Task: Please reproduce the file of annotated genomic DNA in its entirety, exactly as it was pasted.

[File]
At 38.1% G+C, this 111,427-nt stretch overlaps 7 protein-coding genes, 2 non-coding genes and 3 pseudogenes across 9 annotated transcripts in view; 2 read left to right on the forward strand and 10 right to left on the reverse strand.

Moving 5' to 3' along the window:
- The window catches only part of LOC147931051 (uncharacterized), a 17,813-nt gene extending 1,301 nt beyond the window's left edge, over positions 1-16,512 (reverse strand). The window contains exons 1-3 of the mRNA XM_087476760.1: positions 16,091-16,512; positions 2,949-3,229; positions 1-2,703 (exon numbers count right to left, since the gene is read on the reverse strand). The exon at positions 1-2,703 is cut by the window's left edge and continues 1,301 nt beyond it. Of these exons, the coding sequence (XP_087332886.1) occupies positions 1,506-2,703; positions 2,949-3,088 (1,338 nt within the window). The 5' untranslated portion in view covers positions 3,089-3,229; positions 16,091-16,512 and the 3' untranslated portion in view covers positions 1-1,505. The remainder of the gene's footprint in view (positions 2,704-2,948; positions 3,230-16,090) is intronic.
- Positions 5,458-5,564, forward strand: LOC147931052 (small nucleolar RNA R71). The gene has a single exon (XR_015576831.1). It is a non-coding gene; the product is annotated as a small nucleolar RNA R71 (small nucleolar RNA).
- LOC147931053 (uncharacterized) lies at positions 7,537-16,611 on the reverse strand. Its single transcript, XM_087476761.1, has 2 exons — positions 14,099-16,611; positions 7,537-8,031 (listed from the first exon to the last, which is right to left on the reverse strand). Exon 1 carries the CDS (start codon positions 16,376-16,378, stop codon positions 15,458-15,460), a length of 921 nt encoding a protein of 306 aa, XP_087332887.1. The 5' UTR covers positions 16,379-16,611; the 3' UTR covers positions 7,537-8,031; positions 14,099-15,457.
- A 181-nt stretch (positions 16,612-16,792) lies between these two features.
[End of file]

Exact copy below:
At 38.1% G+C, this 111,427-nt stretch overlaps 7 protein-coding genes, 2 non-coding genes and 3 pseudogenes across 9 annotated transcripts in view; 2 read left to right on the forward strand and 10 right to left on the reverse strand.

Moving 5' to 3' along the window:
- The window catches only part of LOC147931051 (uncharacterized), a 17,813-nt gene extending 1,301 nt beyond the window's left edge, over positions 1-16,512 (reverse strand). The window contains exons 1-3 of the mRNA XM_087476760.1: positions 16,091-16,512; positions 2,949-3,229; positions 1-2,703 (exon numbers count right to left, since the gene is read on the reverse strand). The exon at positions 1-2,703 is cut by the window's left edge and continues 1,301 nt beyond it. Of these exons, the coding sequence (XP_087332886.1) occupies positions 1,506-2,703; positions 2,949-3,088 (1,338 nt within the window). The 5' untranslated portion in view covers positions 3,089-3,229; positions 16,091-16,512 and the 3' untranslated portion in view covers positions 1-1,505. The remainder of the gene's footprint in view (positions 2,704-2,948; positions 3,230-16,090) is intronic.
- Positions 5,458-5,564, forward strand: LOC147931052 (small nucleolar RNA R71). The gene has a single exon (XR_015576831.1). It is a non-coding gene; the product is annotated as a small nucleolar RNA R71 (small nucleolar RNA).
- LOC147931053 (uncharacterized) lies at positions 7,537-16,611 on the reverse strand. Its single transcript, XM_087476761.1, has 2 exons — positions 14,099-16,611; positions 7,537-8,031 (listed from the first exon to the last, which is right to left on the reverse strand). Exon 1 carries the CDS (start codon positions 16,376-16,378, stop codon positions 15,458-15,460), a length of 921 nt encoding a protein of 306 aa, XP_087332887.1. The 5' UTR covers positions 16,379-16,611; the 3' UTR covers positions 7,537-8,031; positions 14,099-15,457.
- A 181-nt stretch (positions 16,612-16,792) lies between these two features.